Intriguing Pieces

It’s very odd when you consider that global FeliCa iPhone 8 is the only smartphone in the world that you can use out of the box to add a Suica card and use SmartEX to ride the Shinkansen with just iPhone 8 and Apple Pay Suica. You do not need a Mobile Suica account like any other smartphone because Apple built Suica functions and connectivity into Apple Pay.

That is unique and interesting but why did JR Central go out of its way and devote resources to support JR East and Apple Pay Suica when their own TOICA transit card only exists as a plastic one? It doesn’t make sense: all the elite EX-PRESS business travelers who use the JR Central Shinkansen regularly will dump TOICA and go all in with Apple Pay Suica. Companies invest resources for a reason, something is going on.

It is also very odd that PASMO registered the Mobile PASMO trademark on Apple Keynote day as the first step before anything else including, it seems, creating a plan. Clearly a branding trademark is on PASMO’s mind. Let’s look at these intriguing pieces from a branding perspective.

The Apple Pay Suica diagram looks like this:Apple Pay Suica Diagram

Apple has invested a lot of time and effort to add global FeliCa and emulate all the Suica FeliCa functions in Apple Pay and on iPhone hardware. As Japanese IT journalist Junya Suzuki pointed out in his Mobile PASMO piece, all the Japanese transit cards are compatible on the outside but on the inside there are differences in how they use the FeliCa chip and add service extras.

Implementing all those differences and service extras in Apple Pay and on iPhone hardware is a lot of work for Apple. There is also the problem of a PASMO building their own mobile service with limited financial resources. Last but not least there is very little time until the 2020 Tokyo Olympics.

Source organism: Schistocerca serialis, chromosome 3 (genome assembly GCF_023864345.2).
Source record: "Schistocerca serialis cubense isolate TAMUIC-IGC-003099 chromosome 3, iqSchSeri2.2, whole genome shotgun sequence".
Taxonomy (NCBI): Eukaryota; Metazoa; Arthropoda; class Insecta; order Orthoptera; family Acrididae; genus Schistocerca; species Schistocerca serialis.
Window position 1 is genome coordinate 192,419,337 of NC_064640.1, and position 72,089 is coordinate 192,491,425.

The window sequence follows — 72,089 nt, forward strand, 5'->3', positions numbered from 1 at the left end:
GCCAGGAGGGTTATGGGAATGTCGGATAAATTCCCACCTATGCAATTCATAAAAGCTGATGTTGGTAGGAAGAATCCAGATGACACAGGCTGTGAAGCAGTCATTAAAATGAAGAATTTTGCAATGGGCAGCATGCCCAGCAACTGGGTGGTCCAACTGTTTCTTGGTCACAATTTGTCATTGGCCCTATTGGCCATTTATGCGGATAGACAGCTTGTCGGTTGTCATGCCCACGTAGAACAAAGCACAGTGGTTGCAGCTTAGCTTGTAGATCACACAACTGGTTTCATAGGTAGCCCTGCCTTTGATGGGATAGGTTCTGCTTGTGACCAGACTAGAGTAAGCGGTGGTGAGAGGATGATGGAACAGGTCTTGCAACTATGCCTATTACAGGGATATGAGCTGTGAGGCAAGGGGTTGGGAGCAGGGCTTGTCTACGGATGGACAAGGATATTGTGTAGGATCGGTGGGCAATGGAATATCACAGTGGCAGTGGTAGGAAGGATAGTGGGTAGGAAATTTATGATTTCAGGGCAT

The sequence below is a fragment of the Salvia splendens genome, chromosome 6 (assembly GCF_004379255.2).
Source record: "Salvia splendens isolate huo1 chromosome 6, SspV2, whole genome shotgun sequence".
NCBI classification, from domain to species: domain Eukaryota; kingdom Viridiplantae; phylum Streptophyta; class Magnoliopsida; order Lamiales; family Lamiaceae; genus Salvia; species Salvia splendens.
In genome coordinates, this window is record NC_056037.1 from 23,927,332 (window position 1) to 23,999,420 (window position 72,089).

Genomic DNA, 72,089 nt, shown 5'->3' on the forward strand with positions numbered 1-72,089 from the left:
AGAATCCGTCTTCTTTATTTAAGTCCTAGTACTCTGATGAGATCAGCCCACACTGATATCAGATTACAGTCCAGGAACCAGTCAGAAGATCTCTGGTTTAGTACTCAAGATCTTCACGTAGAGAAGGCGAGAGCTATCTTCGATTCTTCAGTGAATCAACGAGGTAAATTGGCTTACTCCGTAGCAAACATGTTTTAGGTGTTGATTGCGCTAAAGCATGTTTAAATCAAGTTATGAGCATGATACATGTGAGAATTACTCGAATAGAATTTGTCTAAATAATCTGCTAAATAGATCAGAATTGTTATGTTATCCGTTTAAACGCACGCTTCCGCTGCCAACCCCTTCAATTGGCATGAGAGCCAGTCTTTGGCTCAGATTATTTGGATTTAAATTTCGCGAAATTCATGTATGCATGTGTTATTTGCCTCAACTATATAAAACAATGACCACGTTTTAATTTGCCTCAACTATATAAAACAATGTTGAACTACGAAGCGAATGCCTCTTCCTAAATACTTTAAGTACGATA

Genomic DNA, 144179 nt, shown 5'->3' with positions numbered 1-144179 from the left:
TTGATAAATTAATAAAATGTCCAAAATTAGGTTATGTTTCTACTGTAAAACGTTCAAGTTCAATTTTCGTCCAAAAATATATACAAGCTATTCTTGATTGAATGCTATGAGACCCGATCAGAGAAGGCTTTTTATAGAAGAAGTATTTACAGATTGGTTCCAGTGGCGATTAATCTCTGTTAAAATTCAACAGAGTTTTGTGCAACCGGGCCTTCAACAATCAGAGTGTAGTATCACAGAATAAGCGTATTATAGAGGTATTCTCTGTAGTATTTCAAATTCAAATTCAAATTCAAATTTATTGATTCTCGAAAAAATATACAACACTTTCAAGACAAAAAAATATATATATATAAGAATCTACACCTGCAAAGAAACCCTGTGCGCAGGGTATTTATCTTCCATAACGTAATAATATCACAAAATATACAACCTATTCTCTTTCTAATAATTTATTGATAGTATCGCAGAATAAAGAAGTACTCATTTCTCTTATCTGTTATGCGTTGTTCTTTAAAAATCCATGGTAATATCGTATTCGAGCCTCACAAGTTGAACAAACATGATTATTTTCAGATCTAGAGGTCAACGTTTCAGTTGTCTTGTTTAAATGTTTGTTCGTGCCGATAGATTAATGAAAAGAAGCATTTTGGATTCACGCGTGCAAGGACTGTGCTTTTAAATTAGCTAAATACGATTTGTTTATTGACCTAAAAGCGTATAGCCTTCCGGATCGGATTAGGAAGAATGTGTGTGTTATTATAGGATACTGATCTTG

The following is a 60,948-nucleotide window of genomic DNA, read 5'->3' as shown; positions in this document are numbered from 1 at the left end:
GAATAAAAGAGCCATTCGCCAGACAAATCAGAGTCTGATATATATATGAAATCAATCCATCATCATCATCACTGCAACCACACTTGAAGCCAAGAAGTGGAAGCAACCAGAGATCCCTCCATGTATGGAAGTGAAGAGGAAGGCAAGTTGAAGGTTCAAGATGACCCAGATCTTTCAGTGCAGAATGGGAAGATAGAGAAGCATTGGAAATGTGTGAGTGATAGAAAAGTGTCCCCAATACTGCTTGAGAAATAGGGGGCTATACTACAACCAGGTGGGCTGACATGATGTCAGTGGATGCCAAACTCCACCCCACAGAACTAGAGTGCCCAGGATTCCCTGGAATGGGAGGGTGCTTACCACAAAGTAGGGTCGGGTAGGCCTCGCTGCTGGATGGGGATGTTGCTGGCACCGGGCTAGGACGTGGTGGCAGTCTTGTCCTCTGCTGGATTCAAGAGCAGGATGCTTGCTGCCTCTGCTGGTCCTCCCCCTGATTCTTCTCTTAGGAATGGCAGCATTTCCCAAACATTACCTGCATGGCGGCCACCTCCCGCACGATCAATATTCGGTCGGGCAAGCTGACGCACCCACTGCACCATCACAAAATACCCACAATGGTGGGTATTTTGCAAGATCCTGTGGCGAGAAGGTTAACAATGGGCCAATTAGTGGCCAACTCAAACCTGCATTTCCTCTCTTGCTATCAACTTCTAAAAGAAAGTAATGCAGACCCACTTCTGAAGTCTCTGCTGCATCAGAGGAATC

PASMO’s trademark move suggests the solution is simply going to be a branding one:

Apple Pay PASMO Diagram
PASMO would have to host commuter pass and credit card accounts on the JR East Mobile Suica cloud. Apple and JR East would simply brand the PASMO information.
Start with a basic service that offers the 2 big things Japanese users want most:

  • Commuter passes
  • Credit card loyalty points

JR East started simple by dropping EX-PRESS Shinkansen options from the Suica App until JR Central had iPhone Apple Pay Suica interoperability in place. JR Central is doing the same with the browser only simplistic SmartEX registration process.

This model can work for iOS apps too. JR East could host a PASMO app in addition to their Suica app:Apple Pay Apps Diagram

The evidence so far suggests this is how Mobile PASMO will play out. It provides an easy model for PASMO and the other transit cards to get on board Apple Pay quickly then add back service extras over time. JR Central cooperation with JR East and Apple Pay Suica is another sign that things are warming up on several fronts.

Suzuki san will be talking with companies later this month. It will be interesting to see if his reports confirm this scenario. I think they will.

 

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The Mobile PASMO Front Line

Junya Suzuki digs into the technical and financial challenges facing PASMO bringing Mobile PASMO to market. He was kind and tweeted me right after meeting with PASMO-Seibu Railway officials that the trademark registration was just that. I suspect plans are farther along than a trademark application but for now, let’s take PASMO’s word.

The most fascinating thing to me is the numbers. As of March 2017 (6 months after the Apple Pay Suica launch) the breakdown for Suica cards is:

  • 64 million total Suica (plastic and mobile)
  • 4.4 million Mobile Suica, about 7%

Even though the Japanese market is just reaching the 1 year mark of Apple Pay Suica, and 11 years of Mobile Suica service on other mobile phone, there is a long way to go.

PASMO is far smaller, the last reported figure from 2014 was about 20 million. Current estimates are 25 million. At the Mobile Suica rate that translates to a little over 1 million potential Mobile PASMO users.